Why Bill Nye’s answer to “Do you believe in God?” is concise, but also distracting

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Earlier today science educator and scientist Bill Nye, best known for his children’s science program Bill Nye the Science Guy back in the ’90s, was interviewed by the Huffington Post. He was asked a series of questions, of which came from fans and those listening in. One question in particular, however, stood out from the rest – Do you believe in God?

I love Bill’s response, but then also find myself somewhat confused by his apparent backtracking soon after. He answered the question, “Do you believe in God?,” quite clearly in only one word – “No.” He then proceeds by stating, “But you can’t actually KNOW whether or not there’s a God,” which is also true. But then he states that the best term to describe him would be Agnostic.

The reason I find this to be backtracking on Bill Nye’s part is because of the fact that he already answered the question as best as possible – a quick and simple ‘No.’ Meaning, he’s an atheist. To then state the obvious that no one could possibly know for sure whether or not there’s actually a God is a bit irrelevant, just as saying you’re an Agnostic is quite irrelevant.

Understand, the question asked to Bill was whether he BELIEVED in God, not whether he KNEW if God existed. This was clearly a belief question, not a knowledge question. Fact of the matter is that the vast majority of atheists are also agnostics, but is simply too irrelevant of a term to care about. Of course we don’t KNOW if God exists or not, but our DISBELIEF in a God is the result of the complete lack of evidence of any God whatsoever.

In my opinion, Bill should’ve just stopped after he said ‘No.’ (I also highly recommend reading my other blog post which goes into this topic further, “Atheism, Agnosticism, and the Religious Notion of Creation/Resurrection“)


7 Comments Add yours

  1. No, he doesn’t believe in God. No, he doesn’t know God does not exist. Therefore, he’s agnostic. That’s the way it works.

    1. B.J. Murphy says:

      No, agnosticism is nothing more than the acceptance of the fact that you don’t know whether or not a God exists, whereas atheism is nothing more than the disbelief in God due to lack of evidence. Both agnosticism and atheism are not antithetical from one another.

  2. So Atheism is unscientific? Because scientifically speaking, you don’t disbelieve in something due to lack of evidence. It seems to me like atheists are strictly speaking emotional dis-believers, and intellectual agnostics. Perhaps also he was accurately expressing his emotions, that he feels he disbelieves in god, but intellectually feels agnostic, having both emotional reactions at the same time. In such a case, by expanding his answer he would have been accurately expressing his dual emotional/intellectual beliefs.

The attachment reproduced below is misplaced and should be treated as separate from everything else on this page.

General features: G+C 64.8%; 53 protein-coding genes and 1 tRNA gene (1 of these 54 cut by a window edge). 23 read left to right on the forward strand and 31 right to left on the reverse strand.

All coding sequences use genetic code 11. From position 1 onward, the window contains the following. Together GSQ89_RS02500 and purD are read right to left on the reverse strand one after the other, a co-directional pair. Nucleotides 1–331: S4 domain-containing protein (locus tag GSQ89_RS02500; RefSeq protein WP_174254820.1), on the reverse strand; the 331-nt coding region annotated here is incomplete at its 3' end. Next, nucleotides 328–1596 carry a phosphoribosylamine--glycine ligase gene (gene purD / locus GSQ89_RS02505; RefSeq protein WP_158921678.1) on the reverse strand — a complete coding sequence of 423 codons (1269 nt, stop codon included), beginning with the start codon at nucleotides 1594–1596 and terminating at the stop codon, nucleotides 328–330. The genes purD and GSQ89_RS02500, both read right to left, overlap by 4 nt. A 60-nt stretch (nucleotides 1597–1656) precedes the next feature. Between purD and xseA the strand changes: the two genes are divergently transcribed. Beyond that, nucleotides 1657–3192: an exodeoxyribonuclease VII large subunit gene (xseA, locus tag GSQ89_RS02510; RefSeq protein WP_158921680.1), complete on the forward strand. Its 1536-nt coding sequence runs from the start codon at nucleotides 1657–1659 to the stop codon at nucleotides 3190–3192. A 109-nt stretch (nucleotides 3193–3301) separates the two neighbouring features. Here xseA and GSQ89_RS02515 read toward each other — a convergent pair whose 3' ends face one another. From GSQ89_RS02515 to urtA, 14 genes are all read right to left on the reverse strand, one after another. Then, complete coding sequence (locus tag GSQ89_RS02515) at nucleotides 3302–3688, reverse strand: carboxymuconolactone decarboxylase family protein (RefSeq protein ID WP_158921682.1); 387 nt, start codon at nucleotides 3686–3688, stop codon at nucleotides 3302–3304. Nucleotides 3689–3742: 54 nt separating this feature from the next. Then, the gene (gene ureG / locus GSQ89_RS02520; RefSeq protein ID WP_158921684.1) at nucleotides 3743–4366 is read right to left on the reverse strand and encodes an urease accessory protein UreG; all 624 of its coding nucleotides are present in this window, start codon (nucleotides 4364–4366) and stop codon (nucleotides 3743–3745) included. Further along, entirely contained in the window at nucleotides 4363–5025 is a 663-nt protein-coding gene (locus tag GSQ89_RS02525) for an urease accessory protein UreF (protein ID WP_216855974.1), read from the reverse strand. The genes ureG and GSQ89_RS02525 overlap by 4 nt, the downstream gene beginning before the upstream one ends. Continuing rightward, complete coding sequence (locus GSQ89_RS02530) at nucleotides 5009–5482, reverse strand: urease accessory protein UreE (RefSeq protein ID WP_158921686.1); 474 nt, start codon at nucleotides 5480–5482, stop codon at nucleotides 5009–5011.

1. B.J. Murphy says:

      I don’t believe you really understand the meaning of “scientific,” here. Science operates based on evidence, and when there’s a lack of evidence of something, there’s no need to recognize that something. In other words, to believe in something which attains no evidence whatsoever is both irrational and anti-science. Atheism is nothing more than the disbelief in Gods due to their complete lack of evidence. That is not, by any means, equivalent to saying they’re then “unscientific.”

  3. There’s a huge difference between disbelief and non-belief, or at least that is the distinction I was going for. Disbelief is active rejection. Non-belief is mere lack of belief. Scientifically, you have non-belief. Emotionally, many atheists have disbelief. The definitions are not exact enough to really pin this down of course. So there is a big difference between active emotional rejection of god, and mere lack of belief in god. Active rejection is justified but not strictly scientific.

    1. B.J. Murphy says:

      No offense, but I believe you simply made this statement up – “Disbelief is active rejection. Non-belief is mere lack of belief.” Reason being because the prefix ‘dis’, which is applied in the belief question of ‘belief or disbelief’, has different meanings altogether. It’s a very loosely defined prefix.

      In some cases it’s equivalent to ‘non’, ‘not’, or ‘a lack of’, such as the terms disbelief, dissimilar, and disinterest. There’s also disconnect, which is to indicate a ‘reversal’. Simply saying that disbelief is an “active rejection” of something and not equivalent to “non-belief,” is an argument heavily relied on semantics.

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